They’re not stupid. And they’re not bad. Sure, they get into things they shouldn’t. And they destroy expensive property like the act of an angry god. They don’t always come when you call them. And they sometimes relieve themselves on the carpet. I’m talking about pets. They aren’t bad. And they aren’t stupid. They just need to be trained from the earliest possible age.
Rinse and repeat. Except this time, I’m talking about kids.
As with any other animal, training has to begin at the earliest feasible age. If you wait till your child is 18 before you teach them anything about showing respect for other people, you have waited too long. The world around them is going to be a worse place.
Just as the formative years (usually the first five) are crucial for physical development, there are formative years for social development that extend to adolescence. During those years, there are lessons a child needs to learn. Failure to teach those lessons could result in a disadvantaged adulthood for your child. Here are three:
Weird Al Yankovic: the great sage of our time once said:
“You’re gonna lose your mind watchin’ TV” They told me, they’d scold me
But I’d still tune in every show (show)
My cable gets C-SPAN, TV-Land, and HBO
The Travel Channel, Discovery, and Lifetime (yo)
This parody demonstrated how one could lose themselves in the mindless pursuit of watching mindless TV to the exclusion of more useful endeavors. But on second glance, there may be another message. Rather than saying that TV is a bad thing, the message may be to be more discerning about the content you chose to watch.
Not only is that a good lesson, the snippet of lyrics I posted suggested a pretty good channel lineup. C-SPAN, TV-Land, and HBO
The Travel Channel, Discovery, and Lifetime sound like a pretty great lineup for entertainment, politics, culture, education, and wholesome fun. Kids today could do a lot worse, and usually do.
A DIRECTV savings package could get you all of those channels in a single package, rather than trying to find a skinny bundle with everything you want.
The point is not to get your kids to watch more TV. It is to teach them what TV content is worth watching and what is junk. Grocery stores are full of healthy food and junk food. They have to know the difference. The same is true from TV content.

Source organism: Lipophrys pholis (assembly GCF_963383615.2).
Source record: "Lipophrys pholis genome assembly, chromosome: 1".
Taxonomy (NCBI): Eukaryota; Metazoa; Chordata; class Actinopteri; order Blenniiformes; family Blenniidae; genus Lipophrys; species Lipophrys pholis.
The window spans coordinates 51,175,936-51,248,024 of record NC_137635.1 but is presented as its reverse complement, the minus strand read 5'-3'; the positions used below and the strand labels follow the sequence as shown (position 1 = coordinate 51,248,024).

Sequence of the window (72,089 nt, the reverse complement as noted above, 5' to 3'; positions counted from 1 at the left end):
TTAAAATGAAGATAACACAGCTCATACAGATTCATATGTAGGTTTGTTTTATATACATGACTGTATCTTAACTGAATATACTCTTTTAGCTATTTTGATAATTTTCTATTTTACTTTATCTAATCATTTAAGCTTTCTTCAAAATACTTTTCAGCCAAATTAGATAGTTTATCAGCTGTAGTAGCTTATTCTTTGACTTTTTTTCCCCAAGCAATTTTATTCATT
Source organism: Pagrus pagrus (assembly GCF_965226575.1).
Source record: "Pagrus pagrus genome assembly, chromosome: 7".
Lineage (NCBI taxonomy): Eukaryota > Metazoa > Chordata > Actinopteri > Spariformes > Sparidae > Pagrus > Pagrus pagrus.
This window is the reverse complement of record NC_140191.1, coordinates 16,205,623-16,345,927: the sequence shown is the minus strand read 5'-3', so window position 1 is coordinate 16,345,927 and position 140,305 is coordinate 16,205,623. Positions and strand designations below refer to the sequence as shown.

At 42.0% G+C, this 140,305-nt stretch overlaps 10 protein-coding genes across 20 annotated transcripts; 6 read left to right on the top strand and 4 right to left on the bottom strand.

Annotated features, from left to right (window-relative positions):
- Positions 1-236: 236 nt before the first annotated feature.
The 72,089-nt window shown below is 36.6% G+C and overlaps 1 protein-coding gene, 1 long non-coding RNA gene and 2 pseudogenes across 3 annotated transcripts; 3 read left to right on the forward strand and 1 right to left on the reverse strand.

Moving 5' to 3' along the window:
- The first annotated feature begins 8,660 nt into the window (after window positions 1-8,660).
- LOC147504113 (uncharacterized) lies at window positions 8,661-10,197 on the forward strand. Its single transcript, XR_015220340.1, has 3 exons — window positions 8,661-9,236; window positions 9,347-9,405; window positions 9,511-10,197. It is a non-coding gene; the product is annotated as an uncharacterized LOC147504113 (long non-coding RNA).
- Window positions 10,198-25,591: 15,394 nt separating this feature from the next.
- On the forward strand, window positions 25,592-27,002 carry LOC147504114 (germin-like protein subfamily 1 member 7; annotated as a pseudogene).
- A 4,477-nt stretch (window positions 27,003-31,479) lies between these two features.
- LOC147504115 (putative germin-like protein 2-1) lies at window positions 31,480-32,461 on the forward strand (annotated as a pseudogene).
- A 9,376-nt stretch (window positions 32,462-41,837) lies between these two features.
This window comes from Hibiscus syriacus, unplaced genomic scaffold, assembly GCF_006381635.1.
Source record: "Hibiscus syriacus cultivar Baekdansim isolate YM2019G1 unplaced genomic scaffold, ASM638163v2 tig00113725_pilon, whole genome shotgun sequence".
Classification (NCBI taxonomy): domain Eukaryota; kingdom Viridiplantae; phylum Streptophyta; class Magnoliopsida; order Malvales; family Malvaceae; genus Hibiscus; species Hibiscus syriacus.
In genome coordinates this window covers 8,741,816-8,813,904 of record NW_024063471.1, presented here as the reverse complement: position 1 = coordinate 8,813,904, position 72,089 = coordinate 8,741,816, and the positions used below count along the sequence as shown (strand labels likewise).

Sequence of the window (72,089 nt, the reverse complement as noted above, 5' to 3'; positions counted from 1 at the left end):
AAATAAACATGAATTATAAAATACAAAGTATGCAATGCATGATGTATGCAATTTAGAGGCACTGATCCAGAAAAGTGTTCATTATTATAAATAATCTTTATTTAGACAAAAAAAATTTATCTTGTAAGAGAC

The new movie, Boss Baby, is reminiscent of the eTrade baby from a few years ago. It is funny to think of babies as super intelligent financial gurus. But the sad fact is that a baby will sooner eat a hundred-dollar bill than invest it.
But at some point after they stop loading their diapers with the remnants of all those hundred-dollar bills they’ve consumed, children have to learn the value of money. It is easier to teach kids how to be smart with money than it is to teach adults.
They need to know that the things they want are paid for with money. And they need to have some sense of the unit of work that money translates to. They have to learn the value of savings and delayed gratification. If they don’t learn any of these things, the next financial lesson they have a chance to learn might be debt and bankruptcy.
We develop our relationship with food from childhood. Kids need to be taught the differences between good food and junk food from the time they can ask for a cookie, if not sooner.
They need to know that ice cream is not a meal, Kool-Aid is not a food group, vegetables are not punishment, and sugar does not need to be added to fruit before it is good. You can’t count on schools to teach these lessons, especially if something else is taught at home.
Responsible content consumption, finances, and nutrition will not just teach themselves. Teach your kids these lessons so that they have the best possible preparation for a successful adulthood.